Preparing for an Emergency with a Disability
The first priority of disaster relief organizations and government agencies is providing the basic necessities. Food, water and accessible shelter are particularly important. Your personal needs, such as replacing medications and/or adaptive equipment, restoring electricity for equipment dependent upon power and restoring your routine support may not happen immediately, but prepare for basic needs in a crisis.
Store food, water, medications and medical supplies for a minimum of three days. When you have the funds and availability, keep an extra battery for cell phones, your wheelchair or scooter, or any other equipment that needs battery power. Plan for up to a week.
Be aware of challenges you could come up against if you were unable to use your home, office and personal belongings. Prepare a “go kit” before a disaster so you can literally get out and go. Have a service animal? Keep food, water and other care items for the animal in an emergency. You may even need to deal with stress of life without your service animal if they become sick or injured in an emergency.
Use a battery-operated wheelchair, life-support system or other power-dependent equipment? Contact your power company before blackouts happen to find out their procedure. Many utility companies keep a list and map of power-dependent customers in case of an emergency. Mine does.
Do you use a motorized wheelchair or scooter? Please have an extra battery. A car battery also can be used with a wheelchair, but will not last as long as a wheelchair’s deep-cycle battery. Isn’t that something? If available, store a lightweight manual wheelchair as a back up. I know it’s not optimal, but think of bare bones survival here.
Blind or have a visual disability? Store a talking or Braille clock or large-print timepiece with extra batteries. Deaf or have a hearing loss? Get a small portable, battery-operated TV. Emergency broadcasts may give information in American Sign Language (ASL) or open captioning.
Have drills to know evacuation points and how you’ll get out to safety. Do you know someone else with a disability? Be open to serving as emergency assistance, too. Buddy up!
Warnings are often given by audible means such as sirens and radio announcements, People who are Deaf or hard of hearing may not receive early warnings and emergency instructions. Be open to relaying information.
Some people who are Blind or who have a visually impaired, especially older people, may be reluctant to leave familiar surroundings with a stranger as you might be. Get to know neighbors or support staff well.
Assistance animals can be confused or ill in a disaster. People who are Blind or partially sighted may depend on others to lead them, as well as their dog, to safety. Get to know each others’ routine. Check with local emergency management officials for more information about keeping your assistance animal with you.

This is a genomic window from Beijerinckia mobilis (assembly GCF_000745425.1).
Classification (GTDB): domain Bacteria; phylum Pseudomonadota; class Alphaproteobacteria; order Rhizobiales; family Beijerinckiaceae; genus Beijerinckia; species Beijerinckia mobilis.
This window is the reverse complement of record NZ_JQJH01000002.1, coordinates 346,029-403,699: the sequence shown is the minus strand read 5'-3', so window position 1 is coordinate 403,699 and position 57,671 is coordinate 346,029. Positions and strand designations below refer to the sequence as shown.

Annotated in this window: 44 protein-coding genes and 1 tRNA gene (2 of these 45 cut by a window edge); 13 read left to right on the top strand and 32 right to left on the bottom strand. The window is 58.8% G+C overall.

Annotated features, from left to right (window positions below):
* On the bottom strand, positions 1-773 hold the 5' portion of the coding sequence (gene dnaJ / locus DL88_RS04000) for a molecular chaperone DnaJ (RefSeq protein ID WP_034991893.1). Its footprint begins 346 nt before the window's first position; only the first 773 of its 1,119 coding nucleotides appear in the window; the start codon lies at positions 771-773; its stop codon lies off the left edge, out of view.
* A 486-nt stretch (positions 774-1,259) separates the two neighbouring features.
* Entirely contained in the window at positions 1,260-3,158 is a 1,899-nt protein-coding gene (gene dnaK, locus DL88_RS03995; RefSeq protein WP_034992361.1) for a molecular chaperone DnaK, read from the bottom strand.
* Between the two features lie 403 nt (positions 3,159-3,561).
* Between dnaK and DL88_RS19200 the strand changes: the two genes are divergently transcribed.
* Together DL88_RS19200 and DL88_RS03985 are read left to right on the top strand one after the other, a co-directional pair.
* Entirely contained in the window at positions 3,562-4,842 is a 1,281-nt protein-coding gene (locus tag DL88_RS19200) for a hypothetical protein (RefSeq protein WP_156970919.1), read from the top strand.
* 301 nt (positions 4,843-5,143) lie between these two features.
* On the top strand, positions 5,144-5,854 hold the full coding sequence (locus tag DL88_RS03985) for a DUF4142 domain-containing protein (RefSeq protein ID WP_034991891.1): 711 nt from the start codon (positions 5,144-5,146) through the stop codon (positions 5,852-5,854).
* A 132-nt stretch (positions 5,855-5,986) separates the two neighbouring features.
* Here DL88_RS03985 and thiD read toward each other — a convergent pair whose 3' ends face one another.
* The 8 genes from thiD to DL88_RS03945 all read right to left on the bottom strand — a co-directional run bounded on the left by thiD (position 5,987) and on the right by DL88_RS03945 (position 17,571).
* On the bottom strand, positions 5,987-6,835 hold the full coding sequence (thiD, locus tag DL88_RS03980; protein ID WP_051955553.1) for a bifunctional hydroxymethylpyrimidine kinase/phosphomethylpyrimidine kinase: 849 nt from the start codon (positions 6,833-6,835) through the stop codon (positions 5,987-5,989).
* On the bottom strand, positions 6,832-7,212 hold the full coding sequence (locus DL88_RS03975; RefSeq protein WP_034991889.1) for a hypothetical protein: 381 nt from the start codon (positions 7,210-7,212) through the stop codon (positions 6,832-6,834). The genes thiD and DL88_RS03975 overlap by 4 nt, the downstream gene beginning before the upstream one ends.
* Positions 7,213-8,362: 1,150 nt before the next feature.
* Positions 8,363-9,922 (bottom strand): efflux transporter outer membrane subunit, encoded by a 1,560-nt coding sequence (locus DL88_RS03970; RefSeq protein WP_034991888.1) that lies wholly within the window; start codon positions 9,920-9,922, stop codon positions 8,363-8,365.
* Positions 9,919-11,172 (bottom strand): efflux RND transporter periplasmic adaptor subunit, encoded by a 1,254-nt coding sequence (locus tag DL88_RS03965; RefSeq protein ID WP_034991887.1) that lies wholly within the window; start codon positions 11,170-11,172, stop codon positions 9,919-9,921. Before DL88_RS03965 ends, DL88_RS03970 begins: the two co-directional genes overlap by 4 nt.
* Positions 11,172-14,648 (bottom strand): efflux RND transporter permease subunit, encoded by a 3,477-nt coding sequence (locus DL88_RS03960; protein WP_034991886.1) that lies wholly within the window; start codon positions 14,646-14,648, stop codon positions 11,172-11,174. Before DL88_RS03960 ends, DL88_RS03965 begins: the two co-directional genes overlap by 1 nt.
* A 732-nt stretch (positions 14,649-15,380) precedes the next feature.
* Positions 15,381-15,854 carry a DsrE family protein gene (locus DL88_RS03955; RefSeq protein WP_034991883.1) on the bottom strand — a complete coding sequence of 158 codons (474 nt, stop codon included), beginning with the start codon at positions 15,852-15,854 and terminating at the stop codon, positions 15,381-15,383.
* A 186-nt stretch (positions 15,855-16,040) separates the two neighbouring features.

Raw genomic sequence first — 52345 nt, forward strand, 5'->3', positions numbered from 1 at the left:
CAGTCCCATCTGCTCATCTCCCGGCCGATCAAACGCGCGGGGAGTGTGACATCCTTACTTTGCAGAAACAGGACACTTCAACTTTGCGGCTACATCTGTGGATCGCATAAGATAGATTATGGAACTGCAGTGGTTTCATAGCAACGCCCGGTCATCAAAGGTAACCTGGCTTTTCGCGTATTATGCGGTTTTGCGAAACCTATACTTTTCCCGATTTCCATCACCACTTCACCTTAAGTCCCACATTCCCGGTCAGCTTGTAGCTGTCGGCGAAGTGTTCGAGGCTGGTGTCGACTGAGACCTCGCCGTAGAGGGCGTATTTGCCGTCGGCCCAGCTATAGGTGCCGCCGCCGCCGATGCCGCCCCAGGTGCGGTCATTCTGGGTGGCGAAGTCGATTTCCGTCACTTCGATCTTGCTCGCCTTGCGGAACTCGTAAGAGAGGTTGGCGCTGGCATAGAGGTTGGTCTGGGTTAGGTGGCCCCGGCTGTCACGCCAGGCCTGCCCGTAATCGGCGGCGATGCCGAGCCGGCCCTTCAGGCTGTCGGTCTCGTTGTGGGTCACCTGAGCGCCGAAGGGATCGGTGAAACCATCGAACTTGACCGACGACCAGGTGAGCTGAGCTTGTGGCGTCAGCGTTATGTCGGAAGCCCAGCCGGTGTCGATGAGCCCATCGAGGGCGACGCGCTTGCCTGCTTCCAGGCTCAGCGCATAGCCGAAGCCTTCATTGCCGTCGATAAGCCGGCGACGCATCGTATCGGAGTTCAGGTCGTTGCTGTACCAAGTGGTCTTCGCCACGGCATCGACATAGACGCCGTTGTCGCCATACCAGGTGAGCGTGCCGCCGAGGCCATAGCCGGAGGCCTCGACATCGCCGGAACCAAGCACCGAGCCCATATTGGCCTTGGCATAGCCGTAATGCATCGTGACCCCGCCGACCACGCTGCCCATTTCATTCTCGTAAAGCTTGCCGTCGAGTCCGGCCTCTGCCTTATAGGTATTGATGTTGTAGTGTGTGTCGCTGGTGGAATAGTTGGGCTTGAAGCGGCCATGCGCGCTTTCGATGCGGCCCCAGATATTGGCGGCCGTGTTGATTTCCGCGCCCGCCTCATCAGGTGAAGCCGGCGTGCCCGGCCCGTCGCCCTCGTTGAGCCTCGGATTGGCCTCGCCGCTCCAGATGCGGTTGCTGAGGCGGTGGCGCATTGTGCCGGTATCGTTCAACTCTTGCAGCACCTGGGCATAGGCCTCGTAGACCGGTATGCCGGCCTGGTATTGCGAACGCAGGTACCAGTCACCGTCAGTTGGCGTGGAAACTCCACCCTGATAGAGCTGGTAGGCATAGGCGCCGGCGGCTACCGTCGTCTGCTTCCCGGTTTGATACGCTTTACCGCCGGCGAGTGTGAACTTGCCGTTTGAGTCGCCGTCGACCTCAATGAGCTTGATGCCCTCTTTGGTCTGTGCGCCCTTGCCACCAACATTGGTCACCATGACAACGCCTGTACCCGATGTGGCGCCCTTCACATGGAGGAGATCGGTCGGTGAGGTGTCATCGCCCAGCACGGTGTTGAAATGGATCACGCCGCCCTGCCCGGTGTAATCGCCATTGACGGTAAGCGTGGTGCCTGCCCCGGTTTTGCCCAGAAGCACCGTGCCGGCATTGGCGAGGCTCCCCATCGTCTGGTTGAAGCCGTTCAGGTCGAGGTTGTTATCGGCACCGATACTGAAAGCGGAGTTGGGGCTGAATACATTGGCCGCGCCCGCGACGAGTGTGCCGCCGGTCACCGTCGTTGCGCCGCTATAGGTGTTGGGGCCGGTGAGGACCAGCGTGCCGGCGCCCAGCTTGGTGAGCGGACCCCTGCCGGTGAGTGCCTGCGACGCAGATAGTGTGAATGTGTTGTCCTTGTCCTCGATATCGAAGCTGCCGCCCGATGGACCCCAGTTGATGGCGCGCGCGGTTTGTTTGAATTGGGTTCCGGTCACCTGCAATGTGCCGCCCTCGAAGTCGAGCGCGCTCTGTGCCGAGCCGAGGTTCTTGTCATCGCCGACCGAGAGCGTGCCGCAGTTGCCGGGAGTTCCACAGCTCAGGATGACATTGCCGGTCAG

I do not walk, so I am concerned about being dropped when being lifted o r carried. Find out the proper way to transfer or move someone in a wheelchair and what exit routes from buildings are best to talk someone through it if you can’t yourself.
Whether you can give CPR or first aid yourself, it’s important to know how. Attend a class like I am. Whatever I am physically able to do, I will. Whatever I can’t do, I can talk someone nearby through it until help arrives. Your friends with an intellectual disability may be unable to understand the emergency and become confused about the proper way to react. Be helpful and patient, please.
People with epilepsy or Parkinson’s disease have very individualized medication regimens that can’t be interrupted without consequences. Some may be unable to communicate that in an emergency. Keep instructions with your medications to help you and loved ones.
If a disaster warning is issued, check with your neighbors or coworkers. Having a disability doesn’t mean you can’t be of help. Just because you are independent doesn’t mean you won’t need help. It works both ways.
Assist as best you know how either verbally or physically in an evacuation effort. Know your limits well. Practice leaving home or work and offering help, or talking someone else through helping. Be ready to provide transportation to a shelter if you are able. Find out if emergency evacuation teams have accessible transportation offerings if you don’t.
Discuss with others assistance they need and how best to help you! Emergencies happen. Help yourself and others prepare beforehand.
Content copyright © 2009 by Monica J. Foster. All rights reserved.
This content was written by Monica J. Foster. If you wish to use this content in any manner, you need written permission. Contact Monica J. Foster for details.
You Should Also Read:
Federal Emergency Management Agency-Individuals with Special Needs
American Red Cross-Preparing for Disaster for People with Disabilities and other Special Needs
National Council on Disability's Effective Emergency Management Report
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Content copyright © 2022 by Monica J. Foster. All rights reserved.
This content was written by Monica J. Foster. If you wish to use this content in any manner, you need written permission. Contact Christina Dietrich for details.